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BizReport : Ecommerce : September 28, 2000


Exclusive Interview with David Brett, CEO of Knexa

David Brett loves knowledge. And he hopes lots of it will sell online to the highest bidder. Brett is president and CEO of Knexa, a Vancouver, Canada-based "knowledge exchange" that's looking to become the Ebay of global digital content, allowing content providers to post digital text, graphics, video, or audio on an exchange that would make it available to interested buyers in a stock-market-like environment.

by Michael Grebb, Special Correspondent

Of course, for a company that just went public this summer and still needs to build up a critical mass, it won't be easy to rise above the dot com noise out there. Still, Brett says the thirst for data and information has gotten big enough to make the risk worth his while. In an interview, Brett explains his vision for the future of digital knowledge.

MG: Explain the Knexa.com concept?

DB: We're applying the Ebay concept to knowledge products in digital form. It could be anything from a report to an account of best practices for a company-anything that is used to convey knowledge in digital form. That's where I saw the opportunity to use the Internet in an innovative way.

MG: But couldn't Ebay just do this themselves? What do you bring to the table that they can't? How would you compete?

DB: My belief is that businesses develop core competencies in doing certain things. This is a very different process than Ebay's process, and it's not as easy to duplicate as you might think. We've come up with a patent-pending formula to find a price for digital content based on demand, so prices can rise and fall for those items. Also, finding delivery mechanisms for content is not something that's necessarily easy to duplicate. My view is that if Ebay had an interest in moving into a digital e-marketplace, they would likely partner with other companies rather than try to start it from scratch themselves.

MG: So you may be looking to partner with Ebay and others at some point?

DB: Yes. It's quicker and easier for companies to partner with other startups. So I don't expect Ebay to launch a digital marketplace for knowledge any time soon, although they may look at it as an attractive sector in which to partner.

MG: How exactly does the auction pricing work?

DB: The seller uploads what we call a "knowledge asset," whatever that happens to be. During that process, they describe the item as they would in any other auction. Then, they set price parameters, and they can set the software to lower the price by a certain percentage if demand is low, or increase the price if demand is high. It's quite simple, and the seller doesn't have to monitor the auction. What we're calling an auction is really more like a stock market environment in which there's a bid and an ask-and the bid and the ask can move. It's really a way for buyers and sellers to negotiate price in an automated way.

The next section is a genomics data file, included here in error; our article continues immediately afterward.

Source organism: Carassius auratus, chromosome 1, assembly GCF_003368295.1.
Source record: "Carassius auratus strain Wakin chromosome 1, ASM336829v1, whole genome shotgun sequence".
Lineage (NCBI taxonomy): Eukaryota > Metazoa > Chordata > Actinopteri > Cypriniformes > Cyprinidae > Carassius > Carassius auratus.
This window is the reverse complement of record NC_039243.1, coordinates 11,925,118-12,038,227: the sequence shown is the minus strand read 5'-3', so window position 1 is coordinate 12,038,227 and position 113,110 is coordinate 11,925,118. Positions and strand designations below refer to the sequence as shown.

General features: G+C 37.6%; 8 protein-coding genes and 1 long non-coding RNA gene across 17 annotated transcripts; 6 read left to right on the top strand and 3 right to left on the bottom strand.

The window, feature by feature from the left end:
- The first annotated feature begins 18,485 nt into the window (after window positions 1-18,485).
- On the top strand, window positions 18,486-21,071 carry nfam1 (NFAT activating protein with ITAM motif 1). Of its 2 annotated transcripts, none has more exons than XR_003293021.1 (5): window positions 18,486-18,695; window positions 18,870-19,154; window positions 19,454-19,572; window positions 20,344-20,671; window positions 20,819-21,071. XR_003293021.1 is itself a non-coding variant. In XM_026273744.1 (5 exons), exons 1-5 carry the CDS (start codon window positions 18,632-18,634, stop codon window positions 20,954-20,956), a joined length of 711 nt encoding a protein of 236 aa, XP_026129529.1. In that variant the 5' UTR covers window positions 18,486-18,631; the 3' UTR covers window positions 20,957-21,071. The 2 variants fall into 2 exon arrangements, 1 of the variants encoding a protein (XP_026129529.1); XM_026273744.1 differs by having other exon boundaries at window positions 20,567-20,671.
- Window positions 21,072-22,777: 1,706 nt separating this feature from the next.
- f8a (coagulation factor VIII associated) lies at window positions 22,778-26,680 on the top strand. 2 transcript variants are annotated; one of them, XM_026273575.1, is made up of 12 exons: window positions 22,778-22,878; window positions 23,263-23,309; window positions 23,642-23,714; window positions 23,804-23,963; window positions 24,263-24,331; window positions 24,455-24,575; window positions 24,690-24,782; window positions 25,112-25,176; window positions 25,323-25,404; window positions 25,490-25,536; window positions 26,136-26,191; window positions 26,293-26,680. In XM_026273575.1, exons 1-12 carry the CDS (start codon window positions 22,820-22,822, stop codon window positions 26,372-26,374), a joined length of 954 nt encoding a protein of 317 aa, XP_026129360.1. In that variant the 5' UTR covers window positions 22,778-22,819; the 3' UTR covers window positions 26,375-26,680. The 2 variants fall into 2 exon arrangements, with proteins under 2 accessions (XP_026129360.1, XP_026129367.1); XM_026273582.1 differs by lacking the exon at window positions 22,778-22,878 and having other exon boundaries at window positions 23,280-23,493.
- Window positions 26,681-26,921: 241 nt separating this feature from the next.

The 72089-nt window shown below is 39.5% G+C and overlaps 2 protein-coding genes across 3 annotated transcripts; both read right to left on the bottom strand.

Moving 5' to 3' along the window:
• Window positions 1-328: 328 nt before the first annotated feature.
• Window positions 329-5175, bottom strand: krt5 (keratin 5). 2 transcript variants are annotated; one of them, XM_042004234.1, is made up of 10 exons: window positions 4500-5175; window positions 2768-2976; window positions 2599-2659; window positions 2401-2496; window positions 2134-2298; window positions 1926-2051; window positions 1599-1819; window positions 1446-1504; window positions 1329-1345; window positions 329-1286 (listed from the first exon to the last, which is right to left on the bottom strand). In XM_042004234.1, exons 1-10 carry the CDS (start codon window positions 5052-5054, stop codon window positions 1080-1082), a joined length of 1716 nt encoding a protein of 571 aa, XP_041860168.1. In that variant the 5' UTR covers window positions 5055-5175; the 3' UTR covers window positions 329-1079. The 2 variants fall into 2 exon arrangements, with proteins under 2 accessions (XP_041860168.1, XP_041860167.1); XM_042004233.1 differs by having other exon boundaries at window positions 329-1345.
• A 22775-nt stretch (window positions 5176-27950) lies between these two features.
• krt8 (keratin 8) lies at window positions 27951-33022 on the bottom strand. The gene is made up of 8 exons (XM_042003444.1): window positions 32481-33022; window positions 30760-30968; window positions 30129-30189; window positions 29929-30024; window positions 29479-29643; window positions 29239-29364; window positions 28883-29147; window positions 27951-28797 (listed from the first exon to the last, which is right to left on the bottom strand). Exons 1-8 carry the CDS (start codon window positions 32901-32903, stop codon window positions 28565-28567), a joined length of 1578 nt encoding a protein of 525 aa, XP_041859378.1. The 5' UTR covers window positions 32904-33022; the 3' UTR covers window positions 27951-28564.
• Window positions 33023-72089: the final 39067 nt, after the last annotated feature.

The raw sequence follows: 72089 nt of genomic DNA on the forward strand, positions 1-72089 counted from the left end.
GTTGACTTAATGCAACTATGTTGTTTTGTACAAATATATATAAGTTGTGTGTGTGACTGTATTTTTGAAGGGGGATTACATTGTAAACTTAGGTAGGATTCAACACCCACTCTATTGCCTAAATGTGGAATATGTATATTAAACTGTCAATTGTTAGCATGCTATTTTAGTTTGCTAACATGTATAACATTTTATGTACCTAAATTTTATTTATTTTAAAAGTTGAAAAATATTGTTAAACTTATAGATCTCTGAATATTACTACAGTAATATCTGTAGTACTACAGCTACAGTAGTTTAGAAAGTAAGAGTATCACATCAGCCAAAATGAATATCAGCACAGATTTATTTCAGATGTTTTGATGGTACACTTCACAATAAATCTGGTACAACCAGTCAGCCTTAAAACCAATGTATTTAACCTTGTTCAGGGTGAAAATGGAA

MG: Obviously, you have a business-to-business focus right now. Is there a business-to-consumer angle here as well?

DB: All angles are possible. Our desire is for Knexa to be a self-organizing marketplace. We don't want to put any restrictions on how this marketplace comes together. Having said that, we're focusing our marketing efforts on the business-to-business sector. But on the other hand, people have uploaded recipes and other lifestyle-based knowledge that can be very much in demand as well. So we have both approaches. On the business-to-business side, organizations large and small are constantly developing knowledge. A lot of times these knowledge bases within these companies are not sold. There's a certain percentage of content that can be earmarked for sale outside the company. That's where I see a very large market developing.

MG: How do you ensure the credibility of the digital information being posted in the exchange. Do you screen submissions?

DB: We will be doing our own screening, but we won't put a lot of constraints on what people define as knowledge. We will use knowledge agents that serve as infomediaries between the exchange and the communities of practice. Our experience has been that knowledge doesn't form in a vacuum. People who are developing knowledge in a field such as geology tend to belong to organizations that are interested in that subject. So a knowledge agent will review that and put their name to content that's up on the site. It's a way of intermediating that process.

MG: So a seal of approval?

DB: That's right. We give the knowledge agents their own page on the site, and people can do their own due diligence.

MG: How do you see Knexa evolving in the future?

DB: The ultimate vision I have for Knexa is to become the marketplace for intellectual property of all kinds-human capital of all kinds. That would extend into intellectual property such as licenses, business processes, and patents. I also see it moving into the area of human capital in which people are engaging in online consulting. As broadband services become more available, we can become an exchange for people as well as their ideas and knowledge. The vision is to encompass all of those things eventually. But I see a very big market opportunity in dealing with additional content. We've got some hurdles ahead of us, but our goal is to be ahead of where things are going and be in a position to capitalize when things shift.

Tags: eBay, Knexa










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